Editor’s Picks: Green Light for Free Intro Visits, BrightStar Battles Minimum Wage

This week, readers caught up on the latest news on free home health referrals and were keen on updates following the extension of minimum wage and overtime protections to home care workers. Here are the top headlines from this week and some notable stories from around the web that caught our eye here at HHCN.

Most Read
OIG: Free Introductory Home Health Visits Are Not Patient Bribes—On the heels of a historic $712 million fraud takedown from a ruling on home health referrals, free introductory visits offered by one home health care provider do not violate the civil monetary penalties law or the anti-kickback statute, according to the Department of Health and Human Services Office of Inspector General’s (OIG) opinion. 
BrightStar CEO: ‘Slippery Slope’ if Franchises Are Considered Big Businesses—Home health care company BrightStar Care is on the forefront of a lawsuit against the city of Seattle over its new minimum wage law that forces franchise businesses to ramp up wages at a faster pace than unaffiliated small businesses. BrightStar CEO Shelly Sun tells SHN why she’s fighting beside one of her Seattle franchise owners, who is a plaintiff on the lawsuit.
NAHC Asks Court to Delay Home Care Wage, Overtime Regs—Following a ruling by a U.S. Court of Appeals that extends minimum wage and overtime protections to nearly 2 million home care workers, the National Association for Home Care & Hospice (NAHC) filed a motion to the courts in an effort to stall the process. At the same time, the Department of Justice filed a motion to expedite the issuance of the mandate.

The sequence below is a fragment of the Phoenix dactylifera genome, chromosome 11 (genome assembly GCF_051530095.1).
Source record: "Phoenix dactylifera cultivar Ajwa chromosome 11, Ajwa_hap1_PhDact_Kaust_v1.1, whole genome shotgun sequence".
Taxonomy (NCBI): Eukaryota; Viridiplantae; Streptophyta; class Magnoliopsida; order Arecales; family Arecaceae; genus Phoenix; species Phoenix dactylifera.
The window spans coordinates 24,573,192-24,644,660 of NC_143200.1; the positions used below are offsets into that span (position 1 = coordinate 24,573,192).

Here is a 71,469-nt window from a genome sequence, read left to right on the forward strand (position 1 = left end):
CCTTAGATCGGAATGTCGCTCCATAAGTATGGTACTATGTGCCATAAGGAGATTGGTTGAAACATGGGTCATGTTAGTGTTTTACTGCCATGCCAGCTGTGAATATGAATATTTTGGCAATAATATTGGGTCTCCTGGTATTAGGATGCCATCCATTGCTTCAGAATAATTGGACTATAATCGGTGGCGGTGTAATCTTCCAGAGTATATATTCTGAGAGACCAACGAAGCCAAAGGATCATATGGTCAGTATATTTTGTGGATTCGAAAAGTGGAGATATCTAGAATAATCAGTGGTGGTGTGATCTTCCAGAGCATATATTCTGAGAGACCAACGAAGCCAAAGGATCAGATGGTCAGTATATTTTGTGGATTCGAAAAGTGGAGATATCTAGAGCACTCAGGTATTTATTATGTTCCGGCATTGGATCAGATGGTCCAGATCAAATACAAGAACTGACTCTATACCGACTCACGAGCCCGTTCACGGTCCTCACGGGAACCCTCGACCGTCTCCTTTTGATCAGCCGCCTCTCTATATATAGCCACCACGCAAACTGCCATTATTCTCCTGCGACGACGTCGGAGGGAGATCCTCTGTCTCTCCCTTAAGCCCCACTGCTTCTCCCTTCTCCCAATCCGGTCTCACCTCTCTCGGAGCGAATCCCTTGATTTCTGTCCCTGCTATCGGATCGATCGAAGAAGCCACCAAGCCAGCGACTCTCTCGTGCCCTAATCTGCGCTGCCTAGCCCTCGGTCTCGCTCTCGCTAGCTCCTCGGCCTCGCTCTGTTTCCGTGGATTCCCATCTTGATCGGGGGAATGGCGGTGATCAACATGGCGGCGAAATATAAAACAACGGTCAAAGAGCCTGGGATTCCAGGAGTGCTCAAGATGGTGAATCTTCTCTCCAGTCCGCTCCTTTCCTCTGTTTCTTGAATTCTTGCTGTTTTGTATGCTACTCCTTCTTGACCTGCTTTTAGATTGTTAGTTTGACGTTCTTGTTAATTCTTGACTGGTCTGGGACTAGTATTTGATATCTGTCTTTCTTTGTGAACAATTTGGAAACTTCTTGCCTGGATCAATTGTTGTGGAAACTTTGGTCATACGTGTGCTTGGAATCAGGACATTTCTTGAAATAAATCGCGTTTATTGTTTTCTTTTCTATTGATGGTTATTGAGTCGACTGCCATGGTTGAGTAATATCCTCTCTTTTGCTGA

Agency President Gets 7 Years for Home Health Fraud—The president of Chicago-based Home Care America Inc., a home health practice, was sentenced to seven years in prison for his role in a $4 million fraud scheme. Rick Brown, 58, was found to have fraudulently billed Medicare for care plan oversight and services that were never provided.
Around the Web

Startup Shift Labs Wants to Change How Medical Devices Are Made—Seattle-based Shift Labs, a startup business with three low-cost medical devices, has created a simple monitoring system for the flow of intravenous (IV) drugs called DripAssist. The product has potential implications for the home health market and wherever IV drugs are utilized by care workers and doctors. The business is working on FDA approval and hopes to have the product ready for the market by the end of next year.
Stat of the Week

Global Home Healthcare Devices (HD) Market is Expected to Reach $60.1 Billion by 2024, Finds New Report—With a large aging population, the global home healthcare devices (HC) market is expected to see rapid growth over the next several years, reaching $40.2 billion in 2019 and $60.1 billion by 2024, according to a report called Global Home Healthcare Device Market 2014-2024.

Written by Amy Baxter